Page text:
US? (1)

stanlyb (1839382) | more than 2 years ago | (#39300757)

Did you want to say USa? Because, this is the guy who is more interested in your insides, and who is willing to abuse you....

Frightening idea to me. (4, Insightful)

shikitohno (2559719) | more than 2 years ago | (#39300777)

Sure, my memory will fail me in the future (it's already crap now), but I'm okay with that. If I were living in a time where this sort of detailed breakdown and analysis were applied to everyone, I'd much rather forget things and not understand the reasons behind events 100% than have a database of every little detail of my life in it for anyone who'd pay to check it out. If one guy decides to do it for himself, I guess that's cool for him. But when you take this idea to its logical conclusion and start applying this to large groups of people, it sounds much too like Big Brother for me to be comfortable with at all.

It also strikes me as the most likely way people would wind up living in some sort of Orwellian, totalitarian state. At first, they'll tell us of all the benficial things this could give us, and phase it in gradually. They might tell us of how it could help medicine, and we agree to let them start monitoring our food and drink consumption, along with our exercise habits. And when something good, such as a cure for some difficult to vanquish disease, comes as a result, people will see that it provided them some tangible benefit this time. And from there it will slowly bleed out into other areas of life. This slow, creeping invasion of privacy strikes me as a much more likely route to such a future than such a government having a revolution and things changing overnight.

Personal analytics on large populations will ultimately suffer from the same problem so many schemes involving information and power do. If it happens, we'll probably have welcomed it for the perceived benefits to society we can get from it on a small scale, naively believing individuals in positions of power will be benevolent rulers. Most people will act shocked when this power is abused and steadily has its limits expanded. The rest of us will sit down and say, "When we were talking about this happening 20 years ago, we were the conspiracy nutjobs, eh? I'd say I told you so and leave you to deal with it, but instead I'll thank you for screwing me over too."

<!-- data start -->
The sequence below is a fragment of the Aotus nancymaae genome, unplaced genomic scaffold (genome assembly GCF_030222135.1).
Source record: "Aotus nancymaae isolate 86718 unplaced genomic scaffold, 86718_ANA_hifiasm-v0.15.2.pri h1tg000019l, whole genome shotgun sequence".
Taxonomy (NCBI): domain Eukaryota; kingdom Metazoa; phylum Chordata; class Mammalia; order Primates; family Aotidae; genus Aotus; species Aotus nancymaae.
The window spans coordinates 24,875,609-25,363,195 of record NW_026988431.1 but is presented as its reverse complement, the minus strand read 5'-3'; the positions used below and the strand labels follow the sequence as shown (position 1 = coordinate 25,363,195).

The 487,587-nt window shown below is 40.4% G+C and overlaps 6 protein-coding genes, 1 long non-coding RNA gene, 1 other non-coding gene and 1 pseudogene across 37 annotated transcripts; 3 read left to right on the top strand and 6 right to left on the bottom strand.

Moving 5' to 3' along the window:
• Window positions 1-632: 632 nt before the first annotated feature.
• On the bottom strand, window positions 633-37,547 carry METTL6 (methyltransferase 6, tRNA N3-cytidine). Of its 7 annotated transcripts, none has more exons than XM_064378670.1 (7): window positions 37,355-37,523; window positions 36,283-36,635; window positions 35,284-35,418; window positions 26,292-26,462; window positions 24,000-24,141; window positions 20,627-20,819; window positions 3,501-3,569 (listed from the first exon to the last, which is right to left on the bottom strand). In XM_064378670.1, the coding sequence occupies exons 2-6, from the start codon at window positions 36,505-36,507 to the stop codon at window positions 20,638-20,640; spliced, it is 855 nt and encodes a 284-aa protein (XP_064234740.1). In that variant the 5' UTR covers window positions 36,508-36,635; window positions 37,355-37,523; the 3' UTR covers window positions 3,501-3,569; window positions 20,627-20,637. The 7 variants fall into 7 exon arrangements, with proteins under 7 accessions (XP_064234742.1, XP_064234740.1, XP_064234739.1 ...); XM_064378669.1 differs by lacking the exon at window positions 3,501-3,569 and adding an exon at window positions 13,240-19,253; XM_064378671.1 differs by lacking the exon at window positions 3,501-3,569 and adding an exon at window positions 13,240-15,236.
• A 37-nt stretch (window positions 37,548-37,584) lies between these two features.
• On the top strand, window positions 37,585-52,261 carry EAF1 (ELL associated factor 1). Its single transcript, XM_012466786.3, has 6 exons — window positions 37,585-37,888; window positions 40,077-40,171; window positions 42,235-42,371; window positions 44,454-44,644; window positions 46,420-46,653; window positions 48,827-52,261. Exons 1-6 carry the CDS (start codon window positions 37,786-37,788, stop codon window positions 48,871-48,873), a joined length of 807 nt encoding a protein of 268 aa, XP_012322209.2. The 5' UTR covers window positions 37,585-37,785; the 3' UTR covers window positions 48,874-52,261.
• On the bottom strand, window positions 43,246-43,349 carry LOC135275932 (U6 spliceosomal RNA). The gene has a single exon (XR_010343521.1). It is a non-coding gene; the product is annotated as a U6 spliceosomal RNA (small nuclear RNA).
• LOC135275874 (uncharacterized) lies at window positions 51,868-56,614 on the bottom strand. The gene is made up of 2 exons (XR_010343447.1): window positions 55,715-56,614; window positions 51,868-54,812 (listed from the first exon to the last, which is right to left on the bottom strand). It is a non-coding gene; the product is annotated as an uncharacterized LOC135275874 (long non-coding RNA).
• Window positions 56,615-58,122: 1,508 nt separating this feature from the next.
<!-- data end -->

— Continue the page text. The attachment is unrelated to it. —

Re:Frightening idea to me. (2)

fuzzyfuzzyfungus (1223518) | more than 2 years ago | (#39301017)

If you consider the existing body of ad-hoc, largely commercially driven, data collection mechanisms, you don't really need to use the future tense...

Re:Frightening idea to me. (0)

Anonymous Coward | more than 2 years ago | (#39301173)

That is a nature of human kind. I am afraid there is nothing that you can do so enjoy the ride as much as you can and hope for the best that is the only thing you can do. If you want you can try to change course and in some rare cases you may even have a (non minuscule) results. Good luck with that frustrating job (I know it is frustrating because I tried too and got frustrated).

Ummmm .... (2)

gstoddart (321705) | more than 2 years ago | (#39300953)

He presents visualizations of the times and frequency of a third of a million emails since 1989, 100 million keystrokes since 2002, phone calls, meetings, modification times on his personal files, and even the number of footsteps he takes in a day.

OCD much? Seriously, who keeps track of this kind of stuff?

Re:Ummmm .... (2)

cruff (171569) | more than 2 years ago | (#39301051)

Seriously, who keeps track of this kind of stuff?

I thought his comment about believing that other persons were also tracking this type of information about their activities and then finding out that they weren't was very interesting. Did he just project this onto the others based on his own behaviors, or did they throw out a quick comment about how that might be interesting but then promptly forgot about it?

Re:Ummmm .... (0)

Anonymous Coward | more than 2 years ago | (#39301165)

He doesn't. His computer does. Is it OCD if your email client checks your POP server every 10 minutes?

Re:Ummmm .... (1)

gstoddart (321705) | more than 2 years ago | (#39301427)

Is it OCD if your email client checks your POP server every 10 minutes?

No, but recording it for statistical purposes, knowing the number of steps you took in a day, and having a count of your keystrokes? Well, then you might be getting into the OCD realm of things.

Of course, he's a mathematician, so it's not like OCD is a liability ... you're supposed to have a little I gather. ;-)

Re:Ummmm .... (2)

19thNervousBreakdown (768619) | more than 2 years ago | (#39301769)

OCD is always a liability, by definition. If it's not a liability, it doesn't qualify as a disorder, and you don't have OCD, you're just particular. Or pedantic. Or whatever you want to call it, but you're not suffering from a clinical mental disease.

Re:Ummmm .... (0)

Anonymous Coward | more than 2 years ago | (#39302143)

The whole concept of "disorder" and "clinical disease" is ridiculous in the mental health profession. There is no objective standard for many of these disorders if you remove "societal norms" from the list of objective criteria. People have been prescribed therapy and/or serious brain-affecting drugs just for being a little strange or different. The mental health field really needs a reboot to get itself away from the model of today where it seems to define healthy as "A person who integrates well with current societal norms in such a way that they're a productive tool for others to take advantage of".

Re:Ummmm .... (1)

gstoddart (321705) | more than 2 years ago | (#39303321)

OCD is always a liability, by definition. If it's not a liability, it doesn't qualify as a disorder, and you don't have OCD